This week's offering - "it's a game of two halves".
It's often said that a particular period of time in a game is a "big five or ten minutes". Could be at the start, where a side looks to impose its tempo and style on the opposition, or towards the end of a half where a team is looking to protect a lead against a late onslaught. Is there a bigger five or ten minutes though than the time a coach gets to spend with his team at half-time?
The hooter goes and by the time players are back seated, rehydrated, patched up and sufficiently stabilised in terms of fatigue and adrenaline levels to listen the coach has a very limited window in which to get across what he wants them to do in the next forty minutes. It's a relatively easy job if your team is coasting to victory, as Justin Morgan and Daniel Anderson must have felt on Friday night. If you're in Brian Noble or Steve McNamara's shoes though, that five minutes must pass in an instant as you attempt to rally the troops, raise their effort levels and correct technical and tactical problems that have left you behind the 8-ball at oranges.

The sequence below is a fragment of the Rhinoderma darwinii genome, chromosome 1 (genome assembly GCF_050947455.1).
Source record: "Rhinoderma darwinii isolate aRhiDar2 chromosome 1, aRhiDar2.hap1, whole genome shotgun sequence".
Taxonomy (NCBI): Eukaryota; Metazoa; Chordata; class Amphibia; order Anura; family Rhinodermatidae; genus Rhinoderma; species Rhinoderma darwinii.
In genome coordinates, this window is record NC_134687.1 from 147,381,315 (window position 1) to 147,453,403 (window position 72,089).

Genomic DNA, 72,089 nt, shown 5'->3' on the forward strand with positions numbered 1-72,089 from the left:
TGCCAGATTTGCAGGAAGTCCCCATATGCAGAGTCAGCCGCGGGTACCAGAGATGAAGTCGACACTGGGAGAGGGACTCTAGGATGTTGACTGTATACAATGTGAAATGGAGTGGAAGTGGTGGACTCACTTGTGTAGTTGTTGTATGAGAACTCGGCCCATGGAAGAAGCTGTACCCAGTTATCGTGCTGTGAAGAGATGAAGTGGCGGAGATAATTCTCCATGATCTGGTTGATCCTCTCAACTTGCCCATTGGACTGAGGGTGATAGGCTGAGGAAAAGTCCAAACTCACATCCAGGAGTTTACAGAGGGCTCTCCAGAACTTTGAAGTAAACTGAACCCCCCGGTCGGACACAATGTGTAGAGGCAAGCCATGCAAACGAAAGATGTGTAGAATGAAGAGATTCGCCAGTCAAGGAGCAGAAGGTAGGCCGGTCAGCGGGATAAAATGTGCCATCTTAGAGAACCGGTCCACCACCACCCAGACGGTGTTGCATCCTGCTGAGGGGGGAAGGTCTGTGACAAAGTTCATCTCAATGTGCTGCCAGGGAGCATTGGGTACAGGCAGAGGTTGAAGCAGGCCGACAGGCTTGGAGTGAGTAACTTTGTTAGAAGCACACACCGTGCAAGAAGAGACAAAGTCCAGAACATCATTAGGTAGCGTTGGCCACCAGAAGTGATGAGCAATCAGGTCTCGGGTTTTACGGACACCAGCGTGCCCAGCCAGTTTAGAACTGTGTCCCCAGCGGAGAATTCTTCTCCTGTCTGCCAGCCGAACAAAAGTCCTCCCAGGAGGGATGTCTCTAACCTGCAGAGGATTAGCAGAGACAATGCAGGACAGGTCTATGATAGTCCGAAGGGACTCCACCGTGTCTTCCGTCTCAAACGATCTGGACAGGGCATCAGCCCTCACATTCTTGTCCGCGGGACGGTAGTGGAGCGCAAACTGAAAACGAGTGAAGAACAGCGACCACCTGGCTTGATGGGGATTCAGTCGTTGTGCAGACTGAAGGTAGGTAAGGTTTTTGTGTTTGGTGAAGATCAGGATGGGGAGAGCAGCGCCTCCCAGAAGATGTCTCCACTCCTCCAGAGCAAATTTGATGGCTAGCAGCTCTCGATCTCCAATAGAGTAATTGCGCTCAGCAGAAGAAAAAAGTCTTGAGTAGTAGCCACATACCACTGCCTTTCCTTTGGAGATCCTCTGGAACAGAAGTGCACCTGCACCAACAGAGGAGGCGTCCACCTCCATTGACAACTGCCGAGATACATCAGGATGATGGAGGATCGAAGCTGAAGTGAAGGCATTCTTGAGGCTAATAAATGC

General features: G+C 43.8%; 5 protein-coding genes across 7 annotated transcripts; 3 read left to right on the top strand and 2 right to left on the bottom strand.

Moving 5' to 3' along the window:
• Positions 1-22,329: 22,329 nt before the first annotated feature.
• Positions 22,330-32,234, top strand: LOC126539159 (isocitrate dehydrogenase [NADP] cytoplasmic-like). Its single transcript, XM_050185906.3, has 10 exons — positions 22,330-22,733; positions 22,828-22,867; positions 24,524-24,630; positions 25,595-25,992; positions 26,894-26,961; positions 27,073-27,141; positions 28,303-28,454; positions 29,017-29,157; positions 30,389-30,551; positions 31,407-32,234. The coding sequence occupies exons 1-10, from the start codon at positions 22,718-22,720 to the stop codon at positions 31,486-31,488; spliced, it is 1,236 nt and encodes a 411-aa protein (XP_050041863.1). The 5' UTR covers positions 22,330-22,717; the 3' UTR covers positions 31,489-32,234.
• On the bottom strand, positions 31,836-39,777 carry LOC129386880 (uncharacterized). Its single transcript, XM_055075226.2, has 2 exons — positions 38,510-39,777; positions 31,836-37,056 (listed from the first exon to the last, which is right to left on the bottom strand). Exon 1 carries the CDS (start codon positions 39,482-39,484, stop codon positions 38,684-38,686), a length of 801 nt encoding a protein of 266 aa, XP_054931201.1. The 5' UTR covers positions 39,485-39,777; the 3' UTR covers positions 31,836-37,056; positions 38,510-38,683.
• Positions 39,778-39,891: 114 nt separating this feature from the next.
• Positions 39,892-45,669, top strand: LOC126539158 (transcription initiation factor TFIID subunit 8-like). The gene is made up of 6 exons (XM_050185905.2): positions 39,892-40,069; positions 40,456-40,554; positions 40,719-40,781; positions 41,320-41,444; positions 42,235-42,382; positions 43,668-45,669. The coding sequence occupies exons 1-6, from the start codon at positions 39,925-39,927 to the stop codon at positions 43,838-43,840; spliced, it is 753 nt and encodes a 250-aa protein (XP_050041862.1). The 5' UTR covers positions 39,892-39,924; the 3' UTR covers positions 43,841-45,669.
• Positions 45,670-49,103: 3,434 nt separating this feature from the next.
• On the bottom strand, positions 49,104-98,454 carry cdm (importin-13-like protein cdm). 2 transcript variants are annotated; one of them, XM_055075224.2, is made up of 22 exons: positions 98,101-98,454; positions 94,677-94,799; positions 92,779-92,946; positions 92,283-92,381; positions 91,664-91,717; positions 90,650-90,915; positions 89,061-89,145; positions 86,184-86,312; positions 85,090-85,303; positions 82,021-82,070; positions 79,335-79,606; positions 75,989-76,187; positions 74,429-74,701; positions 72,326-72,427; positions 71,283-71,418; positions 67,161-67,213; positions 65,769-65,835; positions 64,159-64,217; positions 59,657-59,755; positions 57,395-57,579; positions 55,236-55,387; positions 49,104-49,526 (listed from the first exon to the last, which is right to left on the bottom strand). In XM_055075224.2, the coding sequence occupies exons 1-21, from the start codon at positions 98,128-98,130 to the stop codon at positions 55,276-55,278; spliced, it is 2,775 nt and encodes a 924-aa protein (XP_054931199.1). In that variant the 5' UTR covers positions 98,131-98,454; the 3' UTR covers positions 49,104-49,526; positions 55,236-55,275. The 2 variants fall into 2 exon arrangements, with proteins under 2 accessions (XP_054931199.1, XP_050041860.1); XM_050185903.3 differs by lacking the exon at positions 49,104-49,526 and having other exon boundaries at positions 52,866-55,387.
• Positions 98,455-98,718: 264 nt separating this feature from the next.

Whateve they said must have had some effect, as both Bradford and Wigan played with much more purpose and effect in the second half of their games although both had left themselves way too much to do to pinch the two points. Perhaps Noble and McNamara should try delivering their half time team talks before the first half next week?
Saturday's live game gave new meaning to the word "dour". Catalan Dragons, who the previous week had put Leeds to the sword with a scintillating second half display, travelled to Salford and the two sides combined to produce eighty minutes of turgid, one-dimensional rugby punctuated by a steady stream of errors and penalties that would have done nothing for the neutral viewer. While the visitors were missing the influential Stacey Jones and Aaron Gorrell, you have to wonder what Mick Potter does with them during the week as he seemed to have extracted all the flair and confidence from the Leeds performance out of his players. His opposite number Karl Harrison has been touted as a potential Great Britain coach. Based on the way his Salford side staggered direction-less from one set of six to the next those who called so loudly for Brian Noble's head may find it's much better the devil you know.
On a side note - kudos to Mick Potter for leaving out one of the outstanding teenage talents of French rugby in order to get more game time out of a mediocre Aussie journeyman in John Wilson. Visionary thinking like that is sure to make a roaring success of the Dragons franchise.